The story of how M. F. Husain’s equine glass sculpture came into being is colorful – and an artistic reflection of humanity and sustainability
You can’t take the horse out of Husain.
From his first few paintings of horses in the 1950’s, to the Horses of The Sun exhibition that was held at Mathaf: Arab Museum of Modern Art recently, Maqbool Fida Husain’s love for the animal was evident across his repertoire of artwork.
During his stay in Qatar, Husain portrayed horses in the ambience of Arab and Islamic civilization. His allusion to horses can also be seen in some of the works he did for a series of paintings titled 99 Beautiful Names of God, or Al-asma’l-husna.
So when the artist designed his final and perhaps most unusual artwork to date, the Seeroo fi al Ardh, it was only natural that horses would figure prominently in his efforts to capture the spirit of innovation throughout Arab history. This time round, however, the equines wouldn’t emanate from Husain’s meter-long brush, but from the furnaces of the Ars Murano workshop in Venice – as glass sculptures.
It wasn’t merely their reputation for design and quality that made Husain choose Ars Murano. The artist wanted craftsmen who could follow his design without adding their own interpretation to it. And equally, the final pieces had to be sustainable and ecologically friendly. Ars Murano fitted the bill.
Ars Murano’s master craftsmen Renzo and Matteo Vianello - a father-and-son duo – and their colleague Marina Raffaeli helped Husain bring the horses to life.
“The artist was pleased to hear that the chemical combination we use to create our artwork does not contain any lead,” says Matteo.
“Most other brands outside Murano Island have at least 20 percent of lead in them. Additionally, each art piece is made and polished completely by hand, minimizing the use of mechanized processes, and hence the use of electricity “
Matteo says that, after their initial conversations with Husain, they were left in no doubt as to the magnitude of the project.
“We always knew this project would be different,” he says. “Other reputed artists in Murano had created similar-sized horses before, but in frosted glass. This was the first time that horses of such dimensions were produced in polished glass, giving the pieces the clarity and shine that you would normally associate with crystal.”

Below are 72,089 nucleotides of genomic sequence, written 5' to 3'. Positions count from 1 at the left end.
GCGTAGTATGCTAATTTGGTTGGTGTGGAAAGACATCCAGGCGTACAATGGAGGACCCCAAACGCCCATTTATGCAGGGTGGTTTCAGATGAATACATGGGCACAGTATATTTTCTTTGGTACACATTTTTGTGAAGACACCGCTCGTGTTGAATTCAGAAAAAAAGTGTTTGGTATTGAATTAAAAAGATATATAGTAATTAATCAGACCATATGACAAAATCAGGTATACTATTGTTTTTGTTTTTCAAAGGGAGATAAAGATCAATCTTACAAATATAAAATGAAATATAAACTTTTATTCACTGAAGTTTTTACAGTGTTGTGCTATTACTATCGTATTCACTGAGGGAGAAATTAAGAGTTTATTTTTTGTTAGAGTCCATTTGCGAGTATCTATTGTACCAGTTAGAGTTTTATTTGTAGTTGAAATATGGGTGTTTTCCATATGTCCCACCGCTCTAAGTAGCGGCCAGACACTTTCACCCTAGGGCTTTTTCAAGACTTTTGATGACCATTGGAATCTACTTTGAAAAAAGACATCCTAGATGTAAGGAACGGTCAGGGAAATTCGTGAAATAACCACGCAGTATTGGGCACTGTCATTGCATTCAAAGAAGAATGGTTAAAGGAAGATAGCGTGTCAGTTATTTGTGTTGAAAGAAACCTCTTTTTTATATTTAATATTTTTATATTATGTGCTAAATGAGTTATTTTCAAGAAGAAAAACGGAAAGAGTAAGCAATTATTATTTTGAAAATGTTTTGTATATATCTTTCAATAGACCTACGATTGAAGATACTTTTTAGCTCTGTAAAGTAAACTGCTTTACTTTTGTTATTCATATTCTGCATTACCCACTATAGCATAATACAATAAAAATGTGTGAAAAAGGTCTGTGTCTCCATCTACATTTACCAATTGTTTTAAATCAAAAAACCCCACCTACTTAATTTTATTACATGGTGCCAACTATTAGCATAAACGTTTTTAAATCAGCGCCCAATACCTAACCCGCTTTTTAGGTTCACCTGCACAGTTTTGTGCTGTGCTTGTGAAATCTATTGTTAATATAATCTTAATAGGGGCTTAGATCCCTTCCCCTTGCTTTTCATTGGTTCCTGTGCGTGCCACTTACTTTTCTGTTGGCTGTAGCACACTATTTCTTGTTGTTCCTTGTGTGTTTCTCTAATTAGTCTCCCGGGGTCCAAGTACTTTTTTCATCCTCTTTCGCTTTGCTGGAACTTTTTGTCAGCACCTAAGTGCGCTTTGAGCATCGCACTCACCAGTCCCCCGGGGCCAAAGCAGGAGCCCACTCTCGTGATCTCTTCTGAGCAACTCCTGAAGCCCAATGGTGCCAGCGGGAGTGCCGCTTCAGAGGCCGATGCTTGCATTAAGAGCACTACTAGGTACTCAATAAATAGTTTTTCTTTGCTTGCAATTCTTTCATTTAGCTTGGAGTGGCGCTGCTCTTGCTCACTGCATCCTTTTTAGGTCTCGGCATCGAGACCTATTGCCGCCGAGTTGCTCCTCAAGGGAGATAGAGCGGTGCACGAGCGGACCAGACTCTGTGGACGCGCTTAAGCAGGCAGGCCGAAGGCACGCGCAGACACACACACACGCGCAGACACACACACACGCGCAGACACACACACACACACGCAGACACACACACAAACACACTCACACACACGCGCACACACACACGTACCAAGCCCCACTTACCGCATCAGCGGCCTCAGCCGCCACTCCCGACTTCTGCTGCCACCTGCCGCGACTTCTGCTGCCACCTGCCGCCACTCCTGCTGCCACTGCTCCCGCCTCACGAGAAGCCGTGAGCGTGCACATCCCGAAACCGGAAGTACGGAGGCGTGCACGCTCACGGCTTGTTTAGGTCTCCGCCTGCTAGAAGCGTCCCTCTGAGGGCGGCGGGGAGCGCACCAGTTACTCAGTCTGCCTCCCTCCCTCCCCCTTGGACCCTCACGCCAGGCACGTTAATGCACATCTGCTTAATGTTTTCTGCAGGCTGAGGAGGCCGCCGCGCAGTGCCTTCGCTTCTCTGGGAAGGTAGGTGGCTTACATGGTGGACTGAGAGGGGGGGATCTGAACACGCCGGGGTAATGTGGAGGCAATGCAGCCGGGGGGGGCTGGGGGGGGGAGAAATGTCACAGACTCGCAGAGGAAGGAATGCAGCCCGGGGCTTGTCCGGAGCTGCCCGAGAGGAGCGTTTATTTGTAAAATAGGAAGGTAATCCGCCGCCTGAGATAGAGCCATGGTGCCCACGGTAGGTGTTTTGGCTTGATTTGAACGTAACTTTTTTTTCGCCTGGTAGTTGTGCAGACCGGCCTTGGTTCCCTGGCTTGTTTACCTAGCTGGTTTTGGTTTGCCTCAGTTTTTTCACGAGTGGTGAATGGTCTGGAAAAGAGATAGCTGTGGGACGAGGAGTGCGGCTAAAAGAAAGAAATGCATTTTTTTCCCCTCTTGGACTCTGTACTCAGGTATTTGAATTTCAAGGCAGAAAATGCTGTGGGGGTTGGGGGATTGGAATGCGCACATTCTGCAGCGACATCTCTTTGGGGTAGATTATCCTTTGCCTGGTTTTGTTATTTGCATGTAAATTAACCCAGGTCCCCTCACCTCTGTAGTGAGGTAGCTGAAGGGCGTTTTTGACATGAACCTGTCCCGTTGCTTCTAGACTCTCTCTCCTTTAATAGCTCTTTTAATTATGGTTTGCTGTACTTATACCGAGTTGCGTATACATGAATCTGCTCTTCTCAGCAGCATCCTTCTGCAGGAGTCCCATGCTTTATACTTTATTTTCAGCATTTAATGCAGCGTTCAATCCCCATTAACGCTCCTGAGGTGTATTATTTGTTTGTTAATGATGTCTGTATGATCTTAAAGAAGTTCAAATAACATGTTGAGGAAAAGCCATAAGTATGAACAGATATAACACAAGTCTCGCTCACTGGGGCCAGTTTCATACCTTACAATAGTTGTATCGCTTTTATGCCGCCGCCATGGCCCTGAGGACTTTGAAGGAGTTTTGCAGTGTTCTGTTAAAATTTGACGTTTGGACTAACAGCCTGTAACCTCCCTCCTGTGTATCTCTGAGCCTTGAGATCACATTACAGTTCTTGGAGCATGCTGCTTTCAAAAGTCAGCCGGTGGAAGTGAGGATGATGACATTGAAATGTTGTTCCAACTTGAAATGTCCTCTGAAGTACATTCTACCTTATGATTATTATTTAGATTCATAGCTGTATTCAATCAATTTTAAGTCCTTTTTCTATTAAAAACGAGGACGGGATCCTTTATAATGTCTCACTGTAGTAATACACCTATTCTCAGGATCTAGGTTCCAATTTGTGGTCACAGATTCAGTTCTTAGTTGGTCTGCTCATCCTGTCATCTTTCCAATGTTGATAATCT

Husain was keen that the glass horses would not only represent the progress of civilization, but also reflect the values that humanity stood for. With this in mind, he designed them in different colors.
Blue symbolizes trust, the sea and the sky. Red stands for fire as well as passion and strength, while green represents life, harmony and ambition. Amber, similar to saffron, a color reflective of India, depicts energy, boldness and self-awareness, and white portrays the balance of wisdom, free from binding or bending.
For the first time since our studio was set up, we had to break down our front door to carry a glass sculpture out.
When it came to making the glass horses, though, the Ars Murano artists couldn’t cast them in a single mold due to their size. Instead, they had to make parts of the horse in separate block molds and then assemble them – a mammoth task, considering that each horse had around 40-50 pieces that needed to be perfectly joined together. In fact, when the first full-size statue was finally ready, it weighed around two tons.
As work progressed, Matteo recalls how they were amused – and slightly alarmed – at discovering one of Husain’s habits.
“We work with glass. And glass breaks,” says Matteo. “I still remember our feeling of alarm when we discovered that Husain walked barefoot. This meant that we had to sweep our workshop often to ensure the studio floor was free of any shards – it was a task that we diligently carried out so that he wouldn’t hurt himself.”
When Ars Murano finally completed the sculptures, they were pleased with the results – only to find that they were too big to be carried out of the workshop door.
“For the first time since our studio was set up, we had to break down our front door to carry a glass sculpture out,” Matteo explains. “Even the journey to the airport was nerve-wracking. The streets of Venice are narrow and bumpy, which doesn’t help much when you’re trying to shift five glass horses that each weigh around two tons.”
When Husain saw the first horse, the sheer delight on his face made us forget the difficulties we had just faced.
Husain’s stay in Venice to personally oversee the production of what would be his final installation is also reminiscent of one of the very first jobs he held: as a toymaker in a small company in Mumbai.
The Ars Murano craftsmen say they cannot forget the artist, for all his quirks and perfectionism – and for his reaction when he saw the very first glass horse that they made.
“When Husain saw the first horse, the sheer delight on his face made us forget the difficulties we had just faced,” says Matteo, “He hugged the horse as a child would a toy, saying it was far more beautiful than he imagined it would be. And he promptly decided to make five horses instead of the three that were initially planned. That’s Husain for you.”